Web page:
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Essays on the institutional and financial foundations of local economic development, mobility, and growth
|Wilson, John O. S.
|Kampanelis, Sotirios Lampros
|This thesis consists of three independent chapters. Chapter 1 describes briefly several schools of thoughts and recent interest regarding economic development. Moreover, it explains the role of historical shocks on economic development and provides an outline of this thesis. The second chapter examines whether there is any long-term effect arising from ancient colonialism on current economic development along the Mediterranean Sea at the local level. More specifically, it is argued that ancient Greek, Phoenician, or Etruscan colonies that were established after the 8 century BC, left their institutional, technological, and cultural legacy perennially. Therefore, in places where there is at least one ancient colony from the abovementioned civilizations, there is higher development at the beginning of the 21st century. The main variables consist of the coordinates of ancient colonies as well as light density at night from the space as an index of development at the local level. The findings suggest that, indeed, in places that we observe at least one Greek, Phoenician and/or Etruscan ancient colony there is higher recent economic development. Several robustness checks validate the initial hypothesis. In the third chapter, it is assumed that the Australian localities which were colonised earlier by Europeans after 1788, experienced higher economic development nowadays. Due to the limitation of technology, the size of Australia and the dissimilar relationships between Europeans and Aboriginals along the Australian coasts, cities were established almost in a random way and time. It is suggested that cities follow a dynamic process of development based on several forces such as technology adoption, institutional development etc. Thus, time is a significant parameter in explaining the development of urban cities. Chapter 4 examines the role of financial environment on intergenerational mobility. In 1994, the United States adopted a reform which permitted the interstate banking. As a consequence, banking competition at the local level increased and impacted on the real economy via changes in household incomes, entrepreneurship, innovation and state-level GDP. While prior literature has provided insights as to the interconnections between these banking reforms and banking, household, firm and macroeconomic outcomes, to date there is no evidence regarding the implications of banking sector deregulation for the economic mobility of individuals. In Chapter 4, the results of an extensive empirical analysis suggest that banking reforms affected the local financial environment and influenced the rates of intergenerational mobility for children.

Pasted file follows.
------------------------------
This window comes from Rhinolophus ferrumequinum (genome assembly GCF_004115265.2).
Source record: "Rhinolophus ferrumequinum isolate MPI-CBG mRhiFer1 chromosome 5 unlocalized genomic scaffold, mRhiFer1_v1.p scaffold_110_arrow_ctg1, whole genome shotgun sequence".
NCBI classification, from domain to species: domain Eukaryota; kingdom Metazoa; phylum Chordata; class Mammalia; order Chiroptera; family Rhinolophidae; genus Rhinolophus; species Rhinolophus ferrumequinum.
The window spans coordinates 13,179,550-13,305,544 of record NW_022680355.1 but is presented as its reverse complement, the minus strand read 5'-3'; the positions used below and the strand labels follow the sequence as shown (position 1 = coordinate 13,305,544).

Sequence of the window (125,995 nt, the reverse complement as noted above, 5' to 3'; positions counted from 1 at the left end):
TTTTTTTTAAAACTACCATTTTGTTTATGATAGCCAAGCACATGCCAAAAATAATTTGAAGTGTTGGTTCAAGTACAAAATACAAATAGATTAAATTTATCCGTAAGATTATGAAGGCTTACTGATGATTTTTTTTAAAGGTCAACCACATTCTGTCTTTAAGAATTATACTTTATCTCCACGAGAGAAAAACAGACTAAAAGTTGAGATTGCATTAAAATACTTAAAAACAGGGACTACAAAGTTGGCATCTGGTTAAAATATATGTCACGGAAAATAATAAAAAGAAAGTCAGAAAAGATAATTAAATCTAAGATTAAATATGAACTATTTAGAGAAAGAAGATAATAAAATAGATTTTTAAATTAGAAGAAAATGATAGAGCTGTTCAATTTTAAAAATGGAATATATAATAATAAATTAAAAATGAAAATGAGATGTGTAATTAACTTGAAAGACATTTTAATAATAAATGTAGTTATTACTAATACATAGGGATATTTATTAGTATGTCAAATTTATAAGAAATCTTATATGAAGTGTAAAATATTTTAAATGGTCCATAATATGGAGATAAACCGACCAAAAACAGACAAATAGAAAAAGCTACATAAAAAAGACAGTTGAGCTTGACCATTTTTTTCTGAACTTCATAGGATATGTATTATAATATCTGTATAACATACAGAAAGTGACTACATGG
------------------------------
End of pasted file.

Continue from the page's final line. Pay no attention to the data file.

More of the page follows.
|University of St Andrews
|Essays on the institutional and financial foundations of local economic development, mobility, and growth
|University of St Andrews. School of Management
|PhD Doctor of Philosophy
|The University of St Andrews
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